The ancient art of bonsai refers to a specific way gardeners grow and prune a variety of trees to achieve a specific aesthetic. It’s understandable that many gardeners would want to bring the common beauty of the Japanese maple tree to bonsai form, but can you grow a maple tree as a bonsai? Yes! Japanese maple trees, with their vibrant fall colors and easy care requirements, are a popular and rewarding bonsai choice for all levels of gardeners.
How do you Care for a Maple Bonsai Tree?
Japanese maple bonsai need similar care as most maple trees: the right amount of sun, adequate water, and good drainage. But, since bonsai trees need specific care to achieve a precise look, extra light, water, soil, and of course pruning, is essential. With so much to know about how bonsai thrive in a variety of conditions, here are a few general rules to follow:
As with most maple trees, Japanese maple bonsai need regular watering and misting to produce new growth. Depending on the location of your bonsai tree, you may need to water and mist daily if the soil drys quickly. But why water and mist? Simply put, in the absence of rain, the branches and leaves on your tree require it. When watering just the root of your tree, it may take time for the moisture to reach the branches and leaves, especially during the summer. Misting the leaves and watering the roots ensures that all areas of your tree get adequate moisture.
If your pot is outside, I recommend stationing the spray hose next to your tree with the mist setting on. For hot, dry days, you can leave the water on for up to an hour to give the tree adequate moisture. If your pot is indoors, spraying your tree’s leaves at least every other day will keep your tree happy when humidity levels are low.
“In the summer, bonsai need cool nights, sunny days, and mist or rain almost daily. If your climate does not offer these conditions naturally, you must supply them.” writes Diane Relf, Extension Specialist, Horticulture, Virginia Tech University. Relf continues, “placing bonsai on a slatted stand in the garden is a good way to keep drainage conditions optimum.”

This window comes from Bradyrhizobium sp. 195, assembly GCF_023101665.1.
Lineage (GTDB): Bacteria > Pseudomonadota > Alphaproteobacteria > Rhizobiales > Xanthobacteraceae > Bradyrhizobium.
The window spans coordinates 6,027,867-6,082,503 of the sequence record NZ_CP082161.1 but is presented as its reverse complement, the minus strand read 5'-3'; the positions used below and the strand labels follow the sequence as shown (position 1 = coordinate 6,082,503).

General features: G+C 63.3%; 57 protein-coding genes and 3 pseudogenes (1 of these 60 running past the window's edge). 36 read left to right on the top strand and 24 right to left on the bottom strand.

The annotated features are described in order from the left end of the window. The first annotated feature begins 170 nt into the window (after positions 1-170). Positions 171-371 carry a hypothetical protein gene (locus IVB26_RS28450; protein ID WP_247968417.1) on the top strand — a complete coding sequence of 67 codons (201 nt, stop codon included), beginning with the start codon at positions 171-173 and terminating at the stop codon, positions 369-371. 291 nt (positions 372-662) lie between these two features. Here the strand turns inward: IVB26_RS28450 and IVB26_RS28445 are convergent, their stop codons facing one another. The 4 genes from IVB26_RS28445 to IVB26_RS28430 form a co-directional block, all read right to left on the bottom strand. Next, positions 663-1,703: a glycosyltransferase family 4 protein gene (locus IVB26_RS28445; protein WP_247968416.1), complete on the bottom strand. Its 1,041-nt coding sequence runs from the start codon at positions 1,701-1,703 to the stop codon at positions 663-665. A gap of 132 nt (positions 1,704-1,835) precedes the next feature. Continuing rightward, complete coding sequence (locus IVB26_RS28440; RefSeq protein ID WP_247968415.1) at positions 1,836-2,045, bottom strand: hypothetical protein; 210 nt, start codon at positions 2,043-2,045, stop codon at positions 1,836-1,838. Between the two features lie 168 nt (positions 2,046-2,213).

If grown indoors, remember that the conditions inside your home vary and heating and cooling systems reduce the humidity in the air. Misting the leaves of the tree as well as watering the root of the bonsai will help the plant thrive.
Soil and pot use
Bonsais are as known for their unique shape as they are for the ornate and distinctive look of the bonsai pot. To achieve the bonsai aesthetic, look for a wide, short pot like the one pictured above. While the look you choose is up to you, I recommend contrasting the shape of the tree with the shape of the pot. For example, if the trunk of your tree curves, balance the aesthetic with a square-shaped pot. Besides the shape, choosing the right element is important. Traditional bonsai trees are planted in either ceramic or clay pots; although plastic bonsai pots are common, if sticking to tradition is important to you, finding a clay or ceramic pot at a local garden centre is easy enough to do.
While maple trees are adept at growing in a variety of soil conditions, maple trees grown as bonsai have specific soil needs. I recommend starting with soil that provides good absorption, drainage, and aeration. I recommend using bonsai soil that is developed with the bonsai’s unique needs in mind. This should be available and easy to find at most garden centres.
Your Japanese maple has a strong, robust root system that doesn’t want to sit in water or search for its moisture, so providing the right balance will ensure it gets exactly what it needs.
As with any maple tree, Japanese maples thrive best in the morning sun or dappled south-facing light where they avoid the harsh afternoon rays. Finding sunny south-east facing corner in your yard or patio to place your Japanese maple bonsai on is best. If your climate is mild, however, and you lack an east-facing location, your maple tree should still do well as long as you don’t let it dry out. Wherever you choose to place your tree, pay close attention to how much direct sun the maple tree is getting. While a bright location is the best, too much direct sun whether morning, full day or afternoon, can impact the health of your bonsai.